NEVADA, Iowa — An accident reconstructionist testified Thursday that, based on his investigation, the “sun played no role” in visibility when Keith Furne crashed his pickup truck into another car, killing two teens and seriously injuring another on Nov. 3, 2016.
Linn County Sheriff’s Deputy Steve McElmeel said he went out at the same time of day the crash happened but a year later — Nov. 3, 2017 — to view the position of the sun.
Furne told police the sun affected his vision as he was driving west on County Home Road and crashed into a stopped Chevrolet Aveo, driven by Jennifer Perez. Perez had picked up her four daughters from day care and school and was on her way home to Belle Plaine. She had stopped at a stop sign, waiting to turn left onto North Troy Road.
McElmeel, testifying in the second day of Furne trial, told jurors he conducted his investigation based on the time the 911 call was made, between 3:42 and 3:45 p.m. He also took a video of himself in a vehicle traveling west on County Home Road to North Troy Road. The sun, according to the video and McElmeel’s testimony, was at the “10 o’clock” position as he was facing west.
Furne, 35, of Cedar Rapids, is on trial this week in Story County District Court on charges of reckless driving resulting in serious injury and two counts of homicide by vehicle. The trial was moved out Linn County because of pretrial publicity.
The prosecution contends Furne was texting while driving his Chevrolet Silverado at the time of the crash, which killed Selena Apodaca, 16, and Isabella Severson, 13, and seriously injured Perez and another daughter, Elysia Severson, 14.
The defense doesn’t deny Furne unintentionally caused the two deaths and injuries but is arguing Furne’s vision was impacted by the sun and hills along the road. Furne also denies texting at the time of the crash.
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McElmeel identified photos showing the inside of Furne’s truck after the crash. He said Furne’s sunglasses and a work cellphone were on the front seat and Furne’s personal cellphone was behind the driver’s seat. He testified the truck’s sun visor was flipped up — not down, to block the sun.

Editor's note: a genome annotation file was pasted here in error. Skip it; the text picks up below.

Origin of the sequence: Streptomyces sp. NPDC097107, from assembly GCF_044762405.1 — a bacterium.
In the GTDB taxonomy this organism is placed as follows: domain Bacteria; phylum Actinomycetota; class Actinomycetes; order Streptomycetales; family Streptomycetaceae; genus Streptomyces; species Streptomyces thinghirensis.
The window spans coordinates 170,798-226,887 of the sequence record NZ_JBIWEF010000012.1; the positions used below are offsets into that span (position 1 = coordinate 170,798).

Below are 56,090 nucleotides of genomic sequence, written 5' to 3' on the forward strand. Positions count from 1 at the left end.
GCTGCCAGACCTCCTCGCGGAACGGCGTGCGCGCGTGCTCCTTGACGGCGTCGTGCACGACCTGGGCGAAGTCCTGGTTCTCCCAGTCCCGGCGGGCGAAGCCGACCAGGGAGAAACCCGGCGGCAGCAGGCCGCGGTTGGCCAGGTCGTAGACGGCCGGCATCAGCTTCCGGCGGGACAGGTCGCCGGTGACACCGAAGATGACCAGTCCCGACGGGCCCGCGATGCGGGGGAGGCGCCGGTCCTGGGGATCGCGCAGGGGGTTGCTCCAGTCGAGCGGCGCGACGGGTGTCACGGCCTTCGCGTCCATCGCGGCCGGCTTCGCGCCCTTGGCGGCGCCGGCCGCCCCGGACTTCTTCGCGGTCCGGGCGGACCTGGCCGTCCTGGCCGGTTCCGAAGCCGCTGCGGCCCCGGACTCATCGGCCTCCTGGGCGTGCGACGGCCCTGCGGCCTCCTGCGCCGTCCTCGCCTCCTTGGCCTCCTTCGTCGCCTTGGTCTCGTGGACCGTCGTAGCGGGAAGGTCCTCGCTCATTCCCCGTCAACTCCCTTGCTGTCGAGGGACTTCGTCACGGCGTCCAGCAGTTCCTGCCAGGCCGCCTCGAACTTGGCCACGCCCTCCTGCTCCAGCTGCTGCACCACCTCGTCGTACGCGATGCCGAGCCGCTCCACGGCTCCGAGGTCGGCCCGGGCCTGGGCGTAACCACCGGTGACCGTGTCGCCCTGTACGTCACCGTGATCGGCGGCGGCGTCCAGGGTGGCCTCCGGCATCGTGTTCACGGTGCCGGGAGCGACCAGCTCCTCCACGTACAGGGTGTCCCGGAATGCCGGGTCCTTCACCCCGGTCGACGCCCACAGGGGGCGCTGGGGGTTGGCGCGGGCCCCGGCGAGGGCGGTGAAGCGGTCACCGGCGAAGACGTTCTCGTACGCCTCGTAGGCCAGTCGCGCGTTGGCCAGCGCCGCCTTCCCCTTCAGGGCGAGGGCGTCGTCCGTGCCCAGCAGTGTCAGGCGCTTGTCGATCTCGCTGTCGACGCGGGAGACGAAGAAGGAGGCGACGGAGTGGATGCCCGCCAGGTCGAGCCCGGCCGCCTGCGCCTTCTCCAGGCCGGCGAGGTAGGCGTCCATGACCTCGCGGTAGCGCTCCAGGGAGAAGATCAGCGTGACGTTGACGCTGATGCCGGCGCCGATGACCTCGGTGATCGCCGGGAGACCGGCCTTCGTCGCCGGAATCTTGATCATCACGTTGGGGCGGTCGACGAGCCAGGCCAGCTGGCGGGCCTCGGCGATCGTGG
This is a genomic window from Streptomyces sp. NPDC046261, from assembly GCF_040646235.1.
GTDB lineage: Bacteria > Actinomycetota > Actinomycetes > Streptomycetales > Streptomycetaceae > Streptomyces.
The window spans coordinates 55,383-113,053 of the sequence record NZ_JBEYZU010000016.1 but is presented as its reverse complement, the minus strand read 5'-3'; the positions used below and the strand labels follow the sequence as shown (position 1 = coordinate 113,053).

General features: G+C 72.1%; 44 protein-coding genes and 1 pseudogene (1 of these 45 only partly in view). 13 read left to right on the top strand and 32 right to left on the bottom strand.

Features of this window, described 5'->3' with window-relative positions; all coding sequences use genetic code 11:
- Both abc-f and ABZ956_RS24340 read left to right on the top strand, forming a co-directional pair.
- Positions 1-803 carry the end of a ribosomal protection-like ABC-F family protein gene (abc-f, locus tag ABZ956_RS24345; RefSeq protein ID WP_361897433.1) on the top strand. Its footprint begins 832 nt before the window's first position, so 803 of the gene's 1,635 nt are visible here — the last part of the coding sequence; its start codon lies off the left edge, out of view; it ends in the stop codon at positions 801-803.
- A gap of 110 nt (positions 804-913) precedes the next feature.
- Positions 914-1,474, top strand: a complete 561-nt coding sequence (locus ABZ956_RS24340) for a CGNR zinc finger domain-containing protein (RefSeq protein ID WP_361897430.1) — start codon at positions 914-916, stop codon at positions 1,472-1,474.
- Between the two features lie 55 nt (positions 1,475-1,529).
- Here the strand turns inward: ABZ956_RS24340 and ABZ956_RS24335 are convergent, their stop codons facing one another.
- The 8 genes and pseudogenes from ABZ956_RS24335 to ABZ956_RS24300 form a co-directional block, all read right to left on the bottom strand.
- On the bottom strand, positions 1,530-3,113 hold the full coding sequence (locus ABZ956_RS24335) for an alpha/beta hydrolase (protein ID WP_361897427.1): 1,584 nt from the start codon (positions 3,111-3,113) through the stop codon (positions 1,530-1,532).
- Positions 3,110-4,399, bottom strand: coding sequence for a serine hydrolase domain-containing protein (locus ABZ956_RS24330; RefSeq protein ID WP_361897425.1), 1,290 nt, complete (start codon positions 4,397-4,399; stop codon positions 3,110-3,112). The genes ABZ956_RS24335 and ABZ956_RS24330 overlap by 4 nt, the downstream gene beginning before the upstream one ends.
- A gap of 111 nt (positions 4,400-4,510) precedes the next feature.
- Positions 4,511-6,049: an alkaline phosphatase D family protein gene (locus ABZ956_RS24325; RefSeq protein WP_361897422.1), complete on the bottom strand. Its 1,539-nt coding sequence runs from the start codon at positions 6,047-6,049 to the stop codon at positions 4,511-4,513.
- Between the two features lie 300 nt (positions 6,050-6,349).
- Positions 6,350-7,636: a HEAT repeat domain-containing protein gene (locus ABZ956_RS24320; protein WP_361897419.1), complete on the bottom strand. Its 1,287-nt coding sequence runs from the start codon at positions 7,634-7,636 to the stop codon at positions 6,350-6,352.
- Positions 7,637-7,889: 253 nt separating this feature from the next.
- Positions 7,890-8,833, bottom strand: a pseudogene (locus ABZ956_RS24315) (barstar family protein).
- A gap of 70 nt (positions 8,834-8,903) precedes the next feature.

First Assistant Linn County Attorney Nick Maybanks asked McElmeel if he’d found any brake marks on the road the day of the crash.
McElmeel said there were no brake marks. There was a tire scuff or transfer mark, which was made as Furne tried to move his truck to one side.
Al Willett, Furne’s lawyer, on cross-examination, asked wasn’t it possible if the sun was in the 10 O’clock position that it would be streaming through the driver’s side window.
McElmeel said it was possible.
Willett also asked if the sunglasses found on the front seat were children’s sunglasses.
“They’re sunglasses,” McElmeel said. “I didn’t check that.”
McElmeel also identified photos taken of the inside of the Aveo after the crash. McElmeel explained the rear of the Aveo was shoved up into passenger seats upon impact.
Perez’s other daughter, Mia, 4, was sitting behind her mother and was pinned between her car seat and the back of the driver’s seat after impact, McElmeel said.
The prosecution didn't get as far in its case as planned because, before testimony began Thursday morning, a juror reported another juror was talking about the case with the rest of the jury, which isn't allowed until deliberations.
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Sixth Judicial District Judge Fae Hoover-Grinde and the defense lawyers and the prosecutors decided to question each juror individually about what was said and if the juror's comments influenced them and impacted their ability to be fair and impartial.
Before the questioning, the judge and lawyers agreed to dismiss the juror to avoid a mistrial or further incident. The remaining 13 jurors all said the comments didn't influence or affect them and they could be fair and impartial.
The trial continues 8:30 a.m. Friday and is expected to wrap up next week.
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